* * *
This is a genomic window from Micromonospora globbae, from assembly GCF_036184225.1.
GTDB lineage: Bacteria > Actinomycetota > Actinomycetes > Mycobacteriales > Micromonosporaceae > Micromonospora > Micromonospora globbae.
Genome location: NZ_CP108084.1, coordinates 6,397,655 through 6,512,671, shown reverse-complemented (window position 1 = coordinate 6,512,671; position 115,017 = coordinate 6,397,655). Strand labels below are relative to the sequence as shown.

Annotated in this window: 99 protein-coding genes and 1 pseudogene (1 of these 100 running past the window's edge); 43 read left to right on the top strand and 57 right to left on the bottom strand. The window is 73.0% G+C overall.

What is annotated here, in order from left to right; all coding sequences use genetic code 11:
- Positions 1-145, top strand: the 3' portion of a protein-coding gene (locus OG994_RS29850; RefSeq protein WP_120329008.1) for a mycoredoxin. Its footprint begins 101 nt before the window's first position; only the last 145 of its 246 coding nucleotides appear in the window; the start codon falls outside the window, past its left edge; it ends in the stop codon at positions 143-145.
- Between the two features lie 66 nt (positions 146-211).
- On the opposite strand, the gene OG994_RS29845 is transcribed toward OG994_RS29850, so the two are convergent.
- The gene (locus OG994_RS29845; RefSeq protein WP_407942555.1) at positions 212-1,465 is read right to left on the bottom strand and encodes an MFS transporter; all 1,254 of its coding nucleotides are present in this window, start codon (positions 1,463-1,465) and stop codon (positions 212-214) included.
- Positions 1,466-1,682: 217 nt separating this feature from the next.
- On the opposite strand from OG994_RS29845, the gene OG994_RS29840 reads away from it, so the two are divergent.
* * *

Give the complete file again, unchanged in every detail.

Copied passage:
This is a genomic window from Micromonospora globbae, from assembly GCF_036184225.1.
GTDB lineage: Bacteria > Actinomycetota > Actinomycetes > Mycobacteriales > Micromonosporaceae > Micromonospora > Micromonospora globbae.
Genome location: NZ_CP108084.1, coordinates 6,397,655 through 6,512,671, shown reverse-complemented (window position 1 = coordinate 6,512,671; position 115,017 = coordinate 6,397,655). Strand labels below are relative to the sequence as shown.

Annotated in this window: 99 protein-coding genes and 1 pseudogene (1 of these 100 running past the window's edge); 43 read left to right on the top strand and 57 right to left on the bottom strand. The window is 73.0% G+C overall.

What is annotated here, in order from left to right; all coding sequences use genetic code 11:
- Positions 1-145, top strand: the 3' portion of a protein-coding gene (locus OG994_RS29850; RefSeq protein WP_120329008.1) for a mycoredoxin. Its footprint begins 101 nt before the window's first position; only the last 145 of its 246 coding nucleotides appear in the window; the start codon falls outside the window, past its left edge; it ends in the stop codon at positions 143-145.
- Between the two features lie 66 nt (positions 146-211).
- On the opposite strand, the gene OG994_RS29845 is transcribed toward OG994_RS29850, so the two are convergent.
- The gene (locus OG994_RS29845; RefSeq protein WP_407942555.1) at positions 212-1,465 is read right to left on the bottom strand and encodes an MFS transporter; all 1,254 of its coding nucleotides are present in this window, start codon (positions 1,463-1,465) and stop codon (positions 212-214) included.
- Positions 1,466-1,682: 217 nt separating this feature from the next.
- On the opposite strand from OG994_RS29845, the gene OG994_RS29840 reads away from it, so the two are divergent.